Elvis Costello has followed his musical curiosity in a career spanning more than 28 years. He is perhaps best known for his performances with The Attractions, The Imposters and for concert appearances with pianist, Steve Nieve. His recordings include 'This Year's Model', 'Imperial Bedroom', 'King of America', 'Blood and Chocolate', 'Spike', 'All This Useless Beauty', "When I Was Cruel", "North" and "The Delivery Man'. However, he has also entered into acclaimed collaborations with Burt Bacharach, The Brodsky Quartet, Paul McCartney, Swedish mezzo-soprano, Anne Sofie von Otter, guitarist, Bill Frisell, composer, Roy Nathanson, The Charles Mingus Orchestra and record producer and songwriter, T Bone Burnett.
Costello's songs have been recorded by a great number of artists. The list of performers reflects his interest in a wide range of musical styles: George Jones, Chet Baker, Johnny Cash, Roy Orbison, Dusty Springfield, Robert Wyatt, Charles Brown, No Doubt, Solomon Burke, June Tabor, Howard Tate, the gospel vocal group, The Fairfield Four and the viol consort, Fretwork with the counter tenor, Michael Chance. In 2003 he began a songwriting partnership with his wife, the jazz pianist and singer, Diana Krall, resulting in six songs included in her highly successful album, The Girl In The Other Room.
During his career Costello has received several prestigious honours, including two Ivor Novello Awards for songwriting, a Dutch Edison Award with The Brodsky Quartet for The Juliet Letters, the Nordoff-Robbins Silver Clef Award, a BAFTA for the music written with Richard Harvey for Alan Bleasdale's television drama series, 'G.B.H.' and a Grammy for 'I Still Have That Other Girl' from his 1998 collaboration with Burt Bacharach, Painted From Memory.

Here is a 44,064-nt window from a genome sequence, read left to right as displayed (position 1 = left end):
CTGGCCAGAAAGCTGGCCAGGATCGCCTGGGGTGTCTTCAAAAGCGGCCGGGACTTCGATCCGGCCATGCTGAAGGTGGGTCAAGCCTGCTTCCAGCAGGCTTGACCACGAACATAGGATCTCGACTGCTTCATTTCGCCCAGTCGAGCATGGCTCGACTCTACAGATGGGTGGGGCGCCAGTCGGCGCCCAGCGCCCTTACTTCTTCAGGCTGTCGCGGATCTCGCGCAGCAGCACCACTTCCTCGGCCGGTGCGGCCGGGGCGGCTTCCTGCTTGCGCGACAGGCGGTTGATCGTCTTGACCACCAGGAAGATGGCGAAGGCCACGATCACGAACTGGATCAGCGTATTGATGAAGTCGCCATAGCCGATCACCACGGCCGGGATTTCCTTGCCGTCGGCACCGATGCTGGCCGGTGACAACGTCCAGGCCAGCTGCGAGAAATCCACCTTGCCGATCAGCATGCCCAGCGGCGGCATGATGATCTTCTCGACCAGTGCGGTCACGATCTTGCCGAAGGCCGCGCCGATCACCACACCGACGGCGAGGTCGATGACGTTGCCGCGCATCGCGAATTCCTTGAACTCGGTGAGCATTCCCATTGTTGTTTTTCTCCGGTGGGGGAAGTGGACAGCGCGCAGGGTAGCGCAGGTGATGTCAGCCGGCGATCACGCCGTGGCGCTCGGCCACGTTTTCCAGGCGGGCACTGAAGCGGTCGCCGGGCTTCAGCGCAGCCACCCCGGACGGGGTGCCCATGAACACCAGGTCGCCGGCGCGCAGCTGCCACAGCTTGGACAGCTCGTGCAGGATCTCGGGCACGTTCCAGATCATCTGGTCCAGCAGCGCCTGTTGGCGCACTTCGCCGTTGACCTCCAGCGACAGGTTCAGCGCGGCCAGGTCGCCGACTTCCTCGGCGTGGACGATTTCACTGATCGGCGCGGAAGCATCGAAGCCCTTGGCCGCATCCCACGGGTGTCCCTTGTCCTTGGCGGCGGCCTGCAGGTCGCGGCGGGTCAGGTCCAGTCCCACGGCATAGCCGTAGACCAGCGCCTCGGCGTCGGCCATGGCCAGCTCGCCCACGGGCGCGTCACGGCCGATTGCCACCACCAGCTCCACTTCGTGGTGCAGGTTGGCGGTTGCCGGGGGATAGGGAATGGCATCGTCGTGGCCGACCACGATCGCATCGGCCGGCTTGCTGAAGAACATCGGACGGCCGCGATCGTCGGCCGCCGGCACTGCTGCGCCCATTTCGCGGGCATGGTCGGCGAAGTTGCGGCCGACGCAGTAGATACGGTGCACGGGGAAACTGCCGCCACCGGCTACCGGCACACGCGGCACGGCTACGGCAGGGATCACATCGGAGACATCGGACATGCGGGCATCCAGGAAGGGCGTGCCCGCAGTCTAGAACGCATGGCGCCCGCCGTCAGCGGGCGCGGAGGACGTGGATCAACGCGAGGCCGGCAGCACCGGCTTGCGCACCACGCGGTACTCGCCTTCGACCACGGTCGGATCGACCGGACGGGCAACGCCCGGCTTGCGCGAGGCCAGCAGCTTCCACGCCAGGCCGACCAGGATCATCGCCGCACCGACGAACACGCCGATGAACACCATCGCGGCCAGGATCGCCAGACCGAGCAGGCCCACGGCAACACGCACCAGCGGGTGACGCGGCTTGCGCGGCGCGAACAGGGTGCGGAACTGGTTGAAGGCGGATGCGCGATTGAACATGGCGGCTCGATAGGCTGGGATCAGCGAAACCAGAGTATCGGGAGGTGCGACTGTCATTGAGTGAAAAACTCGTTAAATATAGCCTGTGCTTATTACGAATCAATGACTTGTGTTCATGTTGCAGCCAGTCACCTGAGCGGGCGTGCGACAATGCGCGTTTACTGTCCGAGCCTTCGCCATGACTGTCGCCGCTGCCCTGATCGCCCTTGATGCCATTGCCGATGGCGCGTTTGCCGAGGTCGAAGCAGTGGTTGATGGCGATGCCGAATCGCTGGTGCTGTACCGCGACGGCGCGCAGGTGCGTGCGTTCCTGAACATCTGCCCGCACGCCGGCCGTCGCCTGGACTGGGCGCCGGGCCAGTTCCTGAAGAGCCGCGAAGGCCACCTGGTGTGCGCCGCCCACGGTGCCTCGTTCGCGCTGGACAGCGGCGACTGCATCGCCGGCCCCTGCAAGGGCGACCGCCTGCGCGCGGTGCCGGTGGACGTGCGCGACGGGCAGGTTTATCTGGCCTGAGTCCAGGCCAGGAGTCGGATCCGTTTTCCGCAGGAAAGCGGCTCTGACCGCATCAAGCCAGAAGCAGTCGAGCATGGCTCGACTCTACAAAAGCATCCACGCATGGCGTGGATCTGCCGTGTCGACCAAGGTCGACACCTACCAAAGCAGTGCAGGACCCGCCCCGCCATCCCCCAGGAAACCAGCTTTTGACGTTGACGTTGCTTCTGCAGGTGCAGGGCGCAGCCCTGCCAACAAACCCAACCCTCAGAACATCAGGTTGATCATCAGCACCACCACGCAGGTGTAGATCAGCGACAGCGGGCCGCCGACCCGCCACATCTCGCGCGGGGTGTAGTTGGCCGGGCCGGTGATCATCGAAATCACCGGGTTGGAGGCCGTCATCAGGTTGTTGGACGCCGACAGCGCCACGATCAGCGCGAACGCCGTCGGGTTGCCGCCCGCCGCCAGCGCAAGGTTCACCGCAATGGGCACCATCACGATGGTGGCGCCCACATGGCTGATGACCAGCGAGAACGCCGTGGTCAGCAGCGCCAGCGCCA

Elvis Costello and The Attractions were inducted into the Rock & Roll Hall of Fame in 2003. During the same year he was awarded ASCAP's prestigious Founder's Award. There have also been a number of Grammy nominations for his recent albums When I Was Cruel and The Delivery Man.
The late 2003 Deutsche Grammophon release, North - an album of piano ballads composed, orchestrated and conducted by Costello - retained the number one position on the Billboard Traditional Jazz Chart for five weeks.
In 2004 Costello was nominated for an Oscar for Best Song 'The Scarlet Tide", sung by Alison Krauss in the motion picture, Cold Mountain. The song was co-written with T Bone Burnett.
During late March and early May, Costello, Nieve and conductor, Alan Broadbent, were presenting a programme throughout the U.S., including appearances with the San Francisco, Chicago, Houston and Baltimore Symphony orchestras. Elvis Costello and the Imposters made their South American concert debut in October 2005 with appearances in Sao Paulo, Rio de Janeiro and Buenos Aires and had planned to record again in the spring of '06. However, following the Katrina catastrophe, Costello was given the opportunity to perform at two benefit concerts with the great New Orleans piano player, songwriter and producer, Allen Toussaint.
They had first collaborated in the 1980's, when Toussaint produced a commissioned version of Yoko Ono's "Walking on Thin Ice". He later provided a wonderful piano part for "Deep, Dark Truthful Mirror", a track on the album, Spike. Now, finding that Toussaint had temporarily re-located to New York City, following the loss of his home in the flood, Costello approached the Toussaint about a more substantial collaboration.
Following a short but intense period of writing they entered the studio with a combination of The Imposters lead by Toussaint at the piano and Steve Nieve playing Hammond B3. Toussaint's regular guitar player, Anthony Brown and his horn section also augmented the band.
The River In Reverse was recorded in two weeks and produced by Joe Henry. Sessions began at Sunset Sound, Hollywood and concluded at Piety Street Studios in New Orleans. It is thought to be one of the first major recording project to take place in the city since the Katrina disaster. The album will include renditions of a number of songs from the Toussaint catalogue, including "Who's Gonna Help Brother Get Further?" and "Freedom For The Stallion".
The title track is one of the recent Costello compositions to feature a characteristic Toussaint horn arrangement. "Ascension Day" is Toussaint's beautiful minor key variation of Professor Longhair's "Tipitiina" with new words by Costello, while "International Echo" is the work of both songwriters.